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Fancy a new iPhone 5C or 5S? READ THIS or you may not get 4G data

Band chaos means there will be TEN models and you need the right one

Application security programs and practises

Apple might have launched two new iPhone models on Tuesday, but it launched 10 different variants as Cupertino struggles to cope with the hugely fragmented 4G market.

Where a GSM phone might be dual-band or the frequent flyer might shell out for a quad-band handset, Apple's latest phones each come in five variants: two hendeca-band models for the US (GSM & CDMA), a trideca-band version for Japan, Australia gets a deca-band version while Europe has to make do with the hepta-band handset.

The US actually gets six iPhone variants: 4G versions of the 5C and 5S with support for GSM and CDMA, and a special 4G version of each for Sprint customers.

The problem, which afflicts everyone manufacturing 4G kit, is that even now we've settled on a single radio technology (LTE, with TDD and FDD variations) there are numerous bands in which it can operate and, critically, ways in which those bands can be parcelled up – a process known as the Band Plan.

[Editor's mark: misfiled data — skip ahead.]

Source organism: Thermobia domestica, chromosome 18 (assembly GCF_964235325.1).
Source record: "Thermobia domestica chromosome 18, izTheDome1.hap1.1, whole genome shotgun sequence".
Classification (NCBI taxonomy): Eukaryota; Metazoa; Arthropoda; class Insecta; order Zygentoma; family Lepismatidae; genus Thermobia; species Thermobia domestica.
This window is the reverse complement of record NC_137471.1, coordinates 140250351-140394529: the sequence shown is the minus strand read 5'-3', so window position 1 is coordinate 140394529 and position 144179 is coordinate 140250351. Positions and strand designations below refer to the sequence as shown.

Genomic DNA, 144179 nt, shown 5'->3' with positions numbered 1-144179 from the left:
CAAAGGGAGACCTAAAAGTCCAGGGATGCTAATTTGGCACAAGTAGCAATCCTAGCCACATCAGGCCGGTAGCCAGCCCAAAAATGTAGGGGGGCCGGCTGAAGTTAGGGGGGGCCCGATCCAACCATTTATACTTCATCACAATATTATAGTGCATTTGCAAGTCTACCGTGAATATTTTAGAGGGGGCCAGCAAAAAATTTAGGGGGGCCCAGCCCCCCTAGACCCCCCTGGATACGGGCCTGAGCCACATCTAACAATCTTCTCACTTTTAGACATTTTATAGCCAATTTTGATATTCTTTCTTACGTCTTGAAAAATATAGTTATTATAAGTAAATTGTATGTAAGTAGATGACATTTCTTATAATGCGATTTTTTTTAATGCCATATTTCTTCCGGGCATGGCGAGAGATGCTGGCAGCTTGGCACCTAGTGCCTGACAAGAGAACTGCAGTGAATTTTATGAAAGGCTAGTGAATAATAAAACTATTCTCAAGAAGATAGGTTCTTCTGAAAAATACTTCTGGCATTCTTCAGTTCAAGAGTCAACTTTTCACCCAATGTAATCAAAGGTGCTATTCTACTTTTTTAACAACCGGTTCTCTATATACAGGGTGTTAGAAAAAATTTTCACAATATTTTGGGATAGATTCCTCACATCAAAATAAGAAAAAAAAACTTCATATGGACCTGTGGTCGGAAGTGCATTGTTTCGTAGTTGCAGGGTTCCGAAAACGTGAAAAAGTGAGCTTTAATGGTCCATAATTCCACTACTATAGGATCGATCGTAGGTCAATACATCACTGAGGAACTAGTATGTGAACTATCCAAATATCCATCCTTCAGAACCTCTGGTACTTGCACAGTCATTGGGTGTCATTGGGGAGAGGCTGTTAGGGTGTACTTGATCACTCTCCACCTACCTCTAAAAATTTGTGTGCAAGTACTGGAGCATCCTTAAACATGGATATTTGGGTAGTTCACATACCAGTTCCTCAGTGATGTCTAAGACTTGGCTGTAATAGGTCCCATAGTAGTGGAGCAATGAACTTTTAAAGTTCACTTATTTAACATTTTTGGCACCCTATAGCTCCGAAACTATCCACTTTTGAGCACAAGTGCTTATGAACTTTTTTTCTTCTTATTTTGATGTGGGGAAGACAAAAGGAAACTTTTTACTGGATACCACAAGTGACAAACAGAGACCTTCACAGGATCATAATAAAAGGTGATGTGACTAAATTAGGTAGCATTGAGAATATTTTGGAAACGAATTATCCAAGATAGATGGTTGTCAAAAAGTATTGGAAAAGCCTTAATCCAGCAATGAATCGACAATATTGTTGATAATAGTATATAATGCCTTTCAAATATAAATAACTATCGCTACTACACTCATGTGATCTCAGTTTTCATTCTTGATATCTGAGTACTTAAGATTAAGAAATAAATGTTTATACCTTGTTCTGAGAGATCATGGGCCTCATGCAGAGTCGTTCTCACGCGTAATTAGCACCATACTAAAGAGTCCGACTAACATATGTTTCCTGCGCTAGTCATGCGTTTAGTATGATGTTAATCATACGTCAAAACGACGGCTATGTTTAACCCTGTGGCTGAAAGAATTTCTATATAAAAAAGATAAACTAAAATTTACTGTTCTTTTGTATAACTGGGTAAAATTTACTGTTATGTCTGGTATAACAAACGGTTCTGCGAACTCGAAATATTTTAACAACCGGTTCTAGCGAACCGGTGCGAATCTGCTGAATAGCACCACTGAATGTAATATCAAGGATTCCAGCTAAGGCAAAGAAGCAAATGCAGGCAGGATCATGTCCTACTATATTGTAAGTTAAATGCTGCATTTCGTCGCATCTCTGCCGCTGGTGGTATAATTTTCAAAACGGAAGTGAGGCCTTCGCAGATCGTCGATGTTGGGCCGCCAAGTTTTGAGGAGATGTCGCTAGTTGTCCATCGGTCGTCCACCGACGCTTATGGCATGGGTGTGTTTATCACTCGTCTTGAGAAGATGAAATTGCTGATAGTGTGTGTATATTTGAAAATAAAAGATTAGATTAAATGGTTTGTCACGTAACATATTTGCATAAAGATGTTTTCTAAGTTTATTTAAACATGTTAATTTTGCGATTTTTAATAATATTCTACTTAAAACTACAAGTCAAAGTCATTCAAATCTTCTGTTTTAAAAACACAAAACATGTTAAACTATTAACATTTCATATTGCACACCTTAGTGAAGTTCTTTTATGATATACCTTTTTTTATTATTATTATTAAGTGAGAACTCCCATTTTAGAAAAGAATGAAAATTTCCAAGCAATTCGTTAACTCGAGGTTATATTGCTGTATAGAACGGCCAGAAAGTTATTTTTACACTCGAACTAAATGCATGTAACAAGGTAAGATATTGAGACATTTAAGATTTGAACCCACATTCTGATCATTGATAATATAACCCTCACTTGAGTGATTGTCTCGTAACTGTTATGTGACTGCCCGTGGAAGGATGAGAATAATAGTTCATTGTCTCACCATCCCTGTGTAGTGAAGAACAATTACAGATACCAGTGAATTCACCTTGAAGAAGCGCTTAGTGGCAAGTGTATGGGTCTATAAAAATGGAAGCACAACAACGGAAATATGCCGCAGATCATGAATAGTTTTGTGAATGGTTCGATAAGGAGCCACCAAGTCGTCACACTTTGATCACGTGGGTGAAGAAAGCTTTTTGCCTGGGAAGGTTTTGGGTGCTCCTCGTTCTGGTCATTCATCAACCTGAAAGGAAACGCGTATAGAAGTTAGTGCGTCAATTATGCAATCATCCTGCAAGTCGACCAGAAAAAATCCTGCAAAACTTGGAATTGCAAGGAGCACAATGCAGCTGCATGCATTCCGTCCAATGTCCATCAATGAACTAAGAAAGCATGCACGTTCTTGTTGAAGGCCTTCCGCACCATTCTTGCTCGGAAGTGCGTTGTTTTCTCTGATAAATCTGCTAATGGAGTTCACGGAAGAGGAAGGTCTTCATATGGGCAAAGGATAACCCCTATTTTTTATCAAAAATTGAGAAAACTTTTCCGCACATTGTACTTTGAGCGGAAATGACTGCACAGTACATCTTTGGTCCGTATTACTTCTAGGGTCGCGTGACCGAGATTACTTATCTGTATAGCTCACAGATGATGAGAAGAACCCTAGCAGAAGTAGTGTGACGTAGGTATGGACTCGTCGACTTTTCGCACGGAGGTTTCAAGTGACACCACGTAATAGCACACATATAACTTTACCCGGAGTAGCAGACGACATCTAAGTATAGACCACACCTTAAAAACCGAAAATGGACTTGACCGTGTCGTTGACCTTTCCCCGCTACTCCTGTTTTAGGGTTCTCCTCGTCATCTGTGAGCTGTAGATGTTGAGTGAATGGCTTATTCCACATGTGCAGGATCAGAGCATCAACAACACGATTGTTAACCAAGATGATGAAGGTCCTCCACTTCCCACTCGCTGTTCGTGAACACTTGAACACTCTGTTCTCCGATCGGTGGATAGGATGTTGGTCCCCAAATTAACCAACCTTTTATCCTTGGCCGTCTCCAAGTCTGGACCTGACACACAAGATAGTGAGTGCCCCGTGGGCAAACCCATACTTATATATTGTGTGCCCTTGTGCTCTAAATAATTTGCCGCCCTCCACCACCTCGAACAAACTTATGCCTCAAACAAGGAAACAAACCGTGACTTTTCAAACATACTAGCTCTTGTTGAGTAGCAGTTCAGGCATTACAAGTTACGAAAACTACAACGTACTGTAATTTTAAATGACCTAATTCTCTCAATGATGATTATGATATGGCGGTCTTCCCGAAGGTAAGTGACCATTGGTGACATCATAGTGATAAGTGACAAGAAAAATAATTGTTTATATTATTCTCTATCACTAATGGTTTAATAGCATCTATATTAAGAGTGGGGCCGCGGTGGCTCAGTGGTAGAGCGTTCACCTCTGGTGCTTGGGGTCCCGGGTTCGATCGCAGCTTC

Take 700MHz: currently full of Freeview (Digital TV) in the UK, but perhaps to be cleared for mobile telephony come 2018. If it is cleared then the UK, and Europe, will have to decide how best to carve it up for the network operators, adopting either the US or Asia-Pacific Telecommunity (APT) Band Plan.

US and APT band plans

A comparison of the plans, put together by Alexanderkonst and shared on Wikipedia

The bands are numbered, with the APT plan being number 28 and the US version incorporating 12,13 & 17 at least, as the number relates not only to the frequency but the way in which it's managed. That matters because the phone needs to know where to look for a signal, and the plans are incompatible so phones which support both will be few and far between.

APT also supports Band 44, which is the same frequency block only thrown over to Time Division Duplex (TDD, where sending and receiving is asynchronously coordinated) rather than Frequency Division Duplex (FDD, where sending and receiving receive equal chunks of spectrum), but none of the iPhone models support that.

In fact the 10 new variants from Apple don't support the APT plan at all. By the time that matters to Europeans, the phones will be doorstops anyway, but it's already upsetting Australians.

700MHz is an extreme example, but not unique. LTE is the standard which wants to do it all, so some of the 44 bands listed at the time of writing will only find application in point-to-point communications or campus deployments, we shouldn't expect a quadro-duo-icosahedron-band handset any time soon, but travellers will need to get used to falling back to 3G, which happily sits at 2.1GHz just about everywhere. ®

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